On a whim, I checked what the stated goals for CS 70 was this semester. Rao tends to start off by explaining how far reaching discrete math and probability are, but he recently added this goal:
"We teach you to think more clearly and more powerfully.
..And to deal clearly with uncertainty itself"
The point of 70 is to expand your way of thinking, and to give you a conceptual understanding of discrete math and probability. The glut of topics in 70 forces students to spend so much time on the material that they are unable to focus on learning how to learn, deeper understanding, or forming an interconnected conceptual map.
A solution I worked on
A long time ago, I guest lectured for a friend's decal called Introduction to Mathematical Thinking. The creator of the course was one of those people who inspires you to your core. Who seems to just, for a moment, break open what you think possible.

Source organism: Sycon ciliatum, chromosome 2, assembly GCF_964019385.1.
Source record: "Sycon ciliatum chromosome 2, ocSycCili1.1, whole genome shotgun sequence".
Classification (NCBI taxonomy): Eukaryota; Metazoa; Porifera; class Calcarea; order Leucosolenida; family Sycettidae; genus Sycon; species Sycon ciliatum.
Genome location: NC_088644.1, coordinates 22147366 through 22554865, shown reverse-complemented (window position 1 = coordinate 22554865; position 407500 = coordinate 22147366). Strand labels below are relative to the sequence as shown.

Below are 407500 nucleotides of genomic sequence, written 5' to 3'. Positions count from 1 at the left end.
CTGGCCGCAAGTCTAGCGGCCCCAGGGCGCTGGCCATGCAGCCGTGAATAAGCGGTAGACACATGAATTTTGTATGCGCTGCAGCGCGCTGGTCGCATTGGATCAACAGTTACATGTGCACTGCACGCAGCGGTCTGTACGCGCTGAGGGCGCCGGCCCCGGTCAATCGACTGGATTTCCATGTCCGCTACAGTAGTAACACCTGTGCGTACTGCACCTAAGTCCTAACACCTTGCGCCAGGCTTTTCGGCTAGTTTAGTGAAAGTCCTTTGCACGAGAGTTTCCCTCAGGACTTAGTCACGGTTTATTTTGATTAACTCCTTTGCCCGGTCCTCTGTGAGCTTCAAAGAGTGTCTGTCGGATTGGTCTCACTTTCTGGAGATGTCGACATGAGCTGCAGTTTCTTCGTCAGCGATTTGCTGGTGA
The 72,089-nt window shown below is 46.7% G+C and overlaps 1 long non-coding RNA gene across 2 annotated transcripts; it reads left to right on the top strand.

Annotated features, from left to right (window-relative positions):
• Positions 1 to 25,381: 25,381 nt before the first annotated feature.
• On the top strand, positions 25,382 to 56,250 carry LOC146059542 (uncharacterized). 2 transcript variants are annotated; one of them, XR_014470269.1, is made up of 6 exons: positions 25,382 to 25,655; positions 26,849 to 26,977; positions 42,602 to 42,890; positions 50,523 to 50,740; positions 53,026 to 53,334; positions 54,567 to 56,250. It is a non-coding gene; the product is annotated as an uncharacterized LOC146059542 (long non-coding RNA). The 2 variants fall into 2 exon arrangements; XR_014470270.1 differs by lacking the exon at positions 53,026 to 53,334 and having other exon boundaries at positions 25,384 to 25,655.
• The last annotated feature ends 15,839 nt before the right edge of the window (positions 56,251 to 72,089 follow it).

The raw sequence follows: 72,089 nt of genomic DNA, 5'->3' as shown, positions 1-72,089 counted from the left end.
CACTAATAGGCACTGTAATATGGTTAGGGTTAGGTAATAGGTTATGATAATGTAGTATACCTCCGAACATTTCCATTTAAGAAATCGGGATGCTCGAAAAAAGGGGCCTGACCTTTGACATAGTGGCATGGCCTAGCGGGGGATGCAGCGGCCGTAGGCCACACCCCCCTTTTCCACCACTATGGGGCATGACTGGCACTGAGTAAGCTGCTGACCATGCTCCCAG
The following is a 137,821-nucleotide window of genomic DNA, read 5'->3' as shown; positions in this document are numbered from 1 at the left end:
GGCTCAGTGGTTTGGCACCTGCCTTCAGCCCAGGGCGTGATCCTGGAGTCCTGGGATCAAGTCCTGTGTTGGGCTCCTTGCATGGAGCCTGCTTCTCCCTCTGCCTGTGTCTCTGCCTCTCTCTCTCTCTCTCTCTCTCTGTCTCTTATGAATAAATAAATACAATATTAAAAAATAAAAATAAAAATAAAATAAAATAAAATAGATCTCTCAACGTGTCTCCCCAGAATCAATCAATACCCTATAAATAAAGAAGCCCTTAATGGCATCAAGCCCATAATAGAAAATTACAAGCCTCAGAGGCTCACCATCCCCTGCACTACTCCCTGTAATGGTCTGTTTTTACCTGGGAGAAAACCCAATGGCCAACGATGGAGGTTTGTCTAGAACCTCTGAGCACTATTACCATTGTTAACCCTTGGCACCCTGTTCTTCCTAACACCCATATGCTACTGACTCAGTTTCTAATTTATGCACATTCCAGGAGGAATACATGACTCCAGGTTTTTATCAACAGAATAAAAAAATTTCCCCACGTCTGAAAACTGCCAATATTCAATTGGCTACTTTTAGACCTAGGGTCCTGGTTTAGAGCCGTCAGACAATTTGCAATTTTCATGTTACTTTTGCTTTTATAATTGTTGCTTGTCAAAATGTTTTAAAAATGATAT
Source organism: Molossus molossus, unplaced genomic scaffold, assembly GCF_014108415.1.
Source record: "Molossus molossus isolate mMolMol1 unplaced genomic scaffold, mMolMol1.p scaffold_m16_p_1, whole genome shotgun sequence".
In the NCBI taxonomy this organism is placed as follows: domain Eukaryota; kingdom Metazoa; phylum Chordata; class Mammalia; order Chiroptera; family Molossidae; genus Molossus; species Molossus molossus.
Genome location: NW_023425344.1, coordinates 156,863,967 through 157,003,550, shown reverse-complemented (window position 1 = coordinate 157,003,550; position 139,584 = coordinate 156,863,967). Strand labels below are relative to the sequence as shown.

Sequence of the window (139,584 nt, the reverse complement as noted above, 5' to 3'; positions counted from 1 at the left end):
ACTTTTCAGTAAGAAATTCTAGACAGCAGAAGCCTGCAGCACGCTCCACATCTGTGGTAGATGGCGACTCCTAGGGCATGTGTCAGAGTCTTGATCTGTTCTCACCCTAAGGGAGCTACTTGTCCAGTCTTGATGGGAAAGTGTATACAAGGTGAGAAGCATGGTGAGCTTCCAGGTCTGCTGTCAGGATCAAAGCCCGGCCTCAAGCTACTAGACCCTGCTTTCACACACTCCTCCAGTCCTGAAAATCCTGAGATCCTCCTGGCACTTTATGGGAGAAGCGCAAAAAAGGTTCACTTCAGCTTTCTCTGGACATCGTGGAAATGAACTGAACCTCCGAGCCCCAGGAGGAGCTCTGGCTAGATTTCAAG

We had talked about how 70 sometimes failed students. Although we would never admit it at the time to avoid trouble, the IMT decal was a solution to that: create a course where students had a much slower pace, and worked on a different set of concepts. There was a little overlap with 70, but there was much less content.
The course was roughly three times slower than 70. It was a decal. There were occasional review lectures. It was focused on learning how to learn.
Students really liked it. Demand was through the roof. It got shut down because it gave some students an unfair edge in the declaration process, and admission to the decal was controlled by students.
What is the real problem?
CS at Berkeley is broke. It is criminally underfunded for its size, an issue that countless people have talked about. This leads to the declaration process, which leads to a counterproductive incentive structure for students.